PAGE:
Like many of you, the first two years home with our daughter involved sleepless nights and restless days with a tired, hyper-aroused toddler. It was during those early years that I began my informal education in trauma and the brain, attachment disorders, positive parenting, and floor time.
In 2011, when my daughter was seven years old, I had the serendipitous good fortune to stumble across a job posting for an in-home support person to work with newly adopted families through the Adoptive Families Association of BC. Although I had completed my undergrad degree several years prior, and my experience working with families was also long ago (I had worked part time as a child care worker while in University), I decided to brush off my social services resume and apply. Over a year later, I am happy and somewhat surprised to say that my passion - children and their families - has become a challenging and rewarding career and an academic pursuit.
A little more about my position: in 2011, AFABC, in conjunction with the Ministry of Child and Family Development, piloted a program for adoptive families that involved in-home support, education, parenting strategies, and filial therapy (a type of play therapy that parents do with their children). AFABC recognized that peer support from another adoptive parent was key. Therefore, they hired and trained me extensively, and teamed me up with a clinical supervisor who had an extensive background in child mental health. Within that year, I decided that I wanted even more training. I am now halfway through completing my Masters in Psychology. I plan to continue doing the sacred work of helping chidren settle into their families, while supporting parents in what are sometimes the hardest years of their new lives together.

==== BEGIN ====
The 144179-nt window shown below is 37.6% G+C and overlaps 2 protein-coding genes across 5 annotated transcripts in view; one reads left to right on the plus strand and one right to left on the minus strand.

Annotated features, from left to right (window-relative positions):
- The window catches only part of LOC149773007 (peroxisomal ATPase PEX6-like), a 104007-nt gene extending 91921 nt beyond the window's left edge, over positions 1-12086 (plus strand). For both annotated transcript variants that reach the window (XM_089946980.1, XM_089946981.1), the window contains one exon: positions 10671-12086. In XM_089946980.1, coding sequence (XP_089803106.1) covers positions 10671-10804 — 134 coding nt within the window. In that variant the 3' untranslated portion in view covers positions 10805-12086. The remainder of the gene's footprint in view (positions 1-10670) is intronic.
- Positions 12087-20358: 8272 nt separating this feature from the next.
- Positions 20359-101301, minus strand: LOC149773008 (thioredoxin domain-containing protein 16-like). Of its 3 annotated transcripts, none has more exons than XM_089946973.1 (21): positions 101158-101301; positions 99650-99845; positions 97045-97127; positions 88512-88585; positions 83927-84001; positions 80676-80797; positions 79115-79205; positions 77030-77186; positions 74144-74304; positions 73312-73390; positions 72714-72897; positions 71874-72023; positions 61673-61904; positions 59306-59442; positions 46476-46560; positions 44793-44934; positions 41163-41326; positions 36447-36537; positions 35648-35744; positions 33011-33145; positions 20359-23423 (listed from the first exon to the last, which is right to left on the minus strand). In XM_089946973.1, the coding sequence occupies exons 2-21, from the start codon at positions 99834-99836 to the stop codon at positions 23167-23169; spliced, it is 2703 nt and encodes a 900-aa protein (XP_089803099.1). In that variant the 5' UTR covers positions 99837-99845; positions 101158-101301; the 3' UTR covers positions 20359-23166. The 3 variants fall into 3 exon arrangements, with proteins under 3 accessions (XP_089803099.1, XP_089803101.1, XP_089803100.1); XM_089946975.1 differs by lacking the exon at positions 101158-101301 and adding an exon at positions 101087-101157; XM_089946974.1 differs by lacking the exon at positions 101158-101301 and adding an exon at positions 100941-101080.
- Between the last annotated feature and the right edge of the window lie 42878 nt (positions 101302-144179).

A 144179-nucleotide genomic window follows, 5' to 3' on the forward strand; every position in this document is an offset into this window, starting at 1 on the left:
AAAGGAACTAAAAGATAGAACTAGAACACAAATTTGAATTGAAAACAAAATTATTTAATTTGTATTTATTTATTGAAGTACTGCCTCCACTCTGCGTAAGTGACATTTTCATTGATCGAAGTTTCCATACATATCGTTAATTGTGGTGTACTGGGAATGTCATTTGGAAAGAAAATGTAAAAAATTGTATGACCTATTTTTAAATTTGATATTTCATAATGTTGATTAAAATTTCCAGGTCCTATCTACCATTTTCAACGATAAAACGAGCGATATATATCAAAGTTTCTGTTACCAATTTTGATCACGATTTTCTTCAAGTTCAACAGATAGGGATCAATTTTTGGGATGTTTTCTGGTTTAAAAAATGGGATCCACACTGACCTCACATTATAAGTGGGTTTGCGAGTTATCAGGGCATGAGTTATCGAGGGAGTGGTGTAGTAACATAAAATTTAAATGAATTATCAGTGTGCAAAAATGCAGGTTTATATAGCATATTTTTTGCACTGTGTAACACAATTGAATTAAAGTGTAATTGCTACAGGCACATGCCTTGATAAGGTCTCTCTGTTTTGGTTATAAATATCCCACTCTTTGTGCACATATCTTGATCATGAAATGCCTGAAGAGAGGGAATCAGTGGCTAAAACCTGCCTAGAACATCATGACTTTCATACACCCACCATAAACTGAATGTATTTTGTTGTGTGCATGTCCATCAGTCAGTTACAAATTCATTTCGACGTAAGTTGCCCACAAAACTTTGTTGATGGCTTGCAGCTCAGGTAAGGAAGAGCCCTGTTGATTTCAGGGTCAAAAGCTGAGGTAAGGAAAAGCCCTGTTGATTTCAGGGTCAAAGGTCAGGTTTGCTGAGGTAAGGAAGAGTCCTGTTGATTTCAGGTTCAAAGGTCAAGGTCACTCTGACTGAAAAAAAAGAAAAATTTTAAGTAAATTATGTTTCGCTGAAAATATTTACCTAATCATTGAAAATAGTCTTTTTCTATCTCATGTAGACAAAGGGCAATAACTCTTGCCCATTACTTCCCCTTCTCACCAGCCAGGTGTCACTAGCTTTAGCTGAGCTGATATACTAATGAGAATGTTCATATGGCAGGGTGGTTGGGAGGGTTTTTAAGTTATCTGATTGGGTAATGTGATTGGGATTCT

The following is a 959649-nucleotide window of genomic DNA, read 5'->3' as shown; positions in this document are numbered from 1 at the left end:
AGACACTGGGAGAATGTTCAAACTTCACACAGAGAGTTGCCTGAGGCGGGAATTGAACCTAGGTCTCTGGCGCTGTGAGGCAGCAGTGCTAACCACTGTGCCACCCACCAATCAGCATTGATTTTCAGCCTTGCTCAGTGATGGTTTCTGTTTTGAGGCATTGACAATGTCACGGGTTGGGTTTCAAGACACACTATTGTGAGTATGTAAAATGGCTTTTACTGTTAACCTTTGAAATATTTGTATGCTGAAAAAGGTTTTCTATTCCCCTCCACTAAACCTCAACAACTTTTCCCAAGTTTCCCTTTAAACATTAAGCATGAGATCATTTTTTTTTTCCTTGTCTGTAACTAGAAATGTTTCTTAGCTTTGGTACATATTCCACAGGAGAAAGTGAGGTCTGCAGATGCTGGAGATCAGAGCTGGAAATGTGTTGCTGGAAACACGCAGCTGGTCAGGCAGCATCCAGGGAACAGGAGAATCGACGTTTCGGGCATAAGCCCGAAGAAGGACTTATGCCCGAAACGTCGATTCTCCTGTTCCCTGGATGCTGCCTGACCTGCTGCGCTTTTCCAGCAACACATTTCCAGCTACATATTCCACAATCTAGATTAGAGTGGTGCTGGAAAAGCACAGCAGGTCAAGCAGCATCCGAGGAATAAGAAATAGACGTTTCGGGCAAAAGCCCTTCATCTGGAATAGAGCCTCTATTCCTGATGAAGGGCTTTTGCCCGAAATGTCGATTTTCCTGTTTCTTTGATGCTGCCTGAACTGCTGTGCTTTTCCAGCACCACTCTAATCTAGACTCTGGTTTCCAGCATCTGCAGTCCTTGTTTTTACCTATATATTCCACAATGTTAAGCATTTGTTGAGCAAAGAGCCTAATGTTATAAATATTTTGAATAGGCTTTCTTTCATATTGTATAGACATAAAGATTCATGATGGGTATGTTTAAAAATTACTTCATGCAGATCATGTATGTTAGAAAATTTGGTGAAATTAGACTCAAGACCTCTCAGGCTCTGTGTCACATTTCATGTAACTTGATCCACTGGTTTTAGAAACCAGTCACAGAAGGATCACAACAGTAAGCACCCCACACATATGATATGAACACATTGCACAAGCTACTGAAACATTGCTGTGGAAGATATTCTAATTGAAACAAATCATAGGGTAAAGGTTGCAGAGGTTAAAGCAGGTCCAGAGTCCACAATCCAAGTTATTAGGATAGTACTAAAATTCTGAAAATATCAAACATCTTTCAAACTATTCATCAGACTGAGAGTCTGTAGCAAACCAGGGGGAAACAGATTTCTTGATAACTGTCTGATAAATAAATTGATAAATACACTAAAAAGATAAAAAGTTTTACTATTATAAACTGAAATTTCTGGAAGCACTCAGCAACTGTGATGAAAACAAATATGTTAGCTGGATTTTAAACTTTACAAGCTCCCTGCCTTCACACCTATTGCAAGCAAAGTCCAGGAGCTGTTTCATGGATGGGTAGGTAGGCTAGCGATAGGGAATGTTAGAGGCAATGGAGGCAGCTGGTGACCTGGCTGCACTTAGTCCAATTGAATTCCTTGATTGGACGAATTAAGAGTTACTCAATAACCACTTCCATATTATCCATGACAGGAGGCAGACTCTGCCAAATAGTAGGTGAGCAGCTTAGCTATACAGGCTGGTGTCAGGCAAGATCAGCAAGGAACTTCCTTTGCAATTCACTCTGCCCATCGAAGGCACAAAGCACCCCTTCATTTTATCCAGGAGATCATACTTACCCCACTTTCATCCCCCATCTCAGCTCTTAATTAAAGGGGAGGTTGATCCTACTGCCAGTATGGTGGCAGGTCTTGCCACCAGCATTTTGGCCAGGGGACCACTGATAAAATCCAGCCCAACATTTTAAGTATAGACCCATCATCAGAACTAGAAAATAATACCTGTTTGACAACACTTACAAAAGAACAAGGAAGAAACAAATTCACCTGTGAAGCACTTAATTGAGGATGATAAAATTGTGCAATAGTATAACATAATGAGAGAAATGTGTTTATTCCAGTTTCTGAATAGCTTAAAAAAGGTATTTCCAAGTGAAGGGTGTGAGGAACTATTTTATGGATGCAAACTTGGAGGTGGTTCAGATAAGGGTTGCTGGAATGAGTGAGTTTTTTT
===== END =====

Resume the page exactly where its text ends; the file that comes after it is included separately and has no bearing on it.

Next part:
The pilot program that I am employed through is nearing the end of funding and AFA is looking at different ways we can continue to offer this service to parents at the start of their journey. AFABC also offers a course called The Middle Years that teaches this form of filial therapy to parents. It is a highly effective way to enhance parent-child attunement, improve communication, set limits and boundaries and solve other behavioural issues. The theory behind this type of therapy is that parents can be the agents of therapeutic change for their children; at the start of an adoption, therapeutic play with child and parent enhances the relationship and promotes attachment.
Visit bcadopt.com for more info on when the workshop is being offered next. For more information on how Child Parent Relationship Therapy (CPRT) and filial therapy has been adapted for adoptive families visit this link: http://digital.library.unt.edu/ark:/67531/metadc28403/m1/1/
Carol Alexander is an adoptive parent and an in-home support worker with AFABC.